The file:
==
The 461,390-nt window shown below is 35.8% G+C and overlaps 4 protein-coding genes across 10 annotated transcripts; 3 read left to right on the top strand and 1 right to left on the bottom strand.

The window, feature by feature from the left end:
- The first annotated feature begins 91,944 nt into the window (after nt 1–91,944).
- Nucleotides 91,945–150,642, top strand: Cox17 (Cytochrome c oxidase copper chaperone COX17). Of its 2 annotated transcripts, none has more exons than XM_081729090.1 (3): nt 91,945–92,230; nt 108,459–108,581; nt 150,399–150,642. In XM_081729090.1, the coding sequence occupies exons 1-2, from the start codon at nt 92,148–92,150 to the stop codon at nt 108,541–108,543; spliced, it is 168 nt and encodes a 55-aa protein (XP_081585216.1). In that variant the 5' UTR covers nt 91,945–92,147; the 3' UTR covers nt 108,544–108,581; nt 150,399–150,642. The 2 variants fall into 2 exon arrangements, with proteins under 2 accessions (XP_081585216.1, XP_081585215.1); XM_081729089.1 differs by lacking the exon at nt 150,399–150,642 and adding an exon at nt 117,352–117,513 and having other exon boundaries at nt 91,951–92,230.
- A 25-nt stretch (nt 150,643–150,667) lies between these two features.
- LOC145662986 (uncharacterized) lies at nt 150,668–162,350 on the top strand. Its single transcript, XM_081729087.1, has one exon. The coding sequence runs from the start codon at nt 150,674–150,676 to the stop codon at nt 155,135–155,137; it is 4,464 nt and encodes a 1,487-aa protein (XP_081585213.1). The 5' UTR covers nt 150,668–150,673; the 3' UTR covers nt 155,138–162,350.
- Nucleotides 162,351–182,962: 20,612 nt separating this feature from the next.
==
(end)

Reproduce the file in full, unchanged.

The 461,390-nt window shown below is 35.8% G+C and overlaps 4 protein-coding genes across 10 annotated transcripts; 3 read left to right on the top strand and 1 right to left on the bottom strand.

The window, feature by feature from the left end:
- The first annotated feature begins 91,944 nt into the window (after nt 1–91,944).
- Nucleotides 91,945–150,642, top strand: Cox17 (Cytochrome c oxidase copper chaperone COX17). Of its 2 annotated transcripts, none has more exons than XM_081729090.1 (3): nt 91,945–92,230; nt 108,459–108,581; nt 150,399–150,642. In XM_081729090.1, the coding sequence occupies exons 1-2, from the start codon at nt 92,148–92,150 to the stop codon at nt 108,541–108,543; spliced, it is 168 nt and encodes a 55-aa protein (XP_081585216.1). In that variant the 5' UTR covers nt 91,945–92,147; the 3' UTR covers nt 108,544–108,581; nt 150,399–150,642. The 2 variants fall into 2 exon arrangements, with proteins under 2 accessions (XP_081585216.1, XP_081585215.1); XM_081729089.1 differs by lacking the exon at nt 150,399–150,642 and adding an exon at nt 117,352–117,513 and having other exon boundaries at nt 91,951–92,230.
- A 25-nt stretch (nt 150,643–150,667) lies between these two features.
- LOC145662986 (uncharacterized) lies at nt 150,668–162,350 on the top strand. Its single transcript, XM_081729087.1, has one exon. The coding sequence runs from the start codon at nt 150,674–150,676 to the stop codon at nt 155,135–155,137; it is 4,464 nt and encodes a 1,487-aa protein (XP_081585213.1). The 5' UTR covers nt 150,668–150,673; the 3' UTR covers nt 155,138–162,350.
- Nucleotides 162,351–182,962: 20,612 nt separating this feature from the next.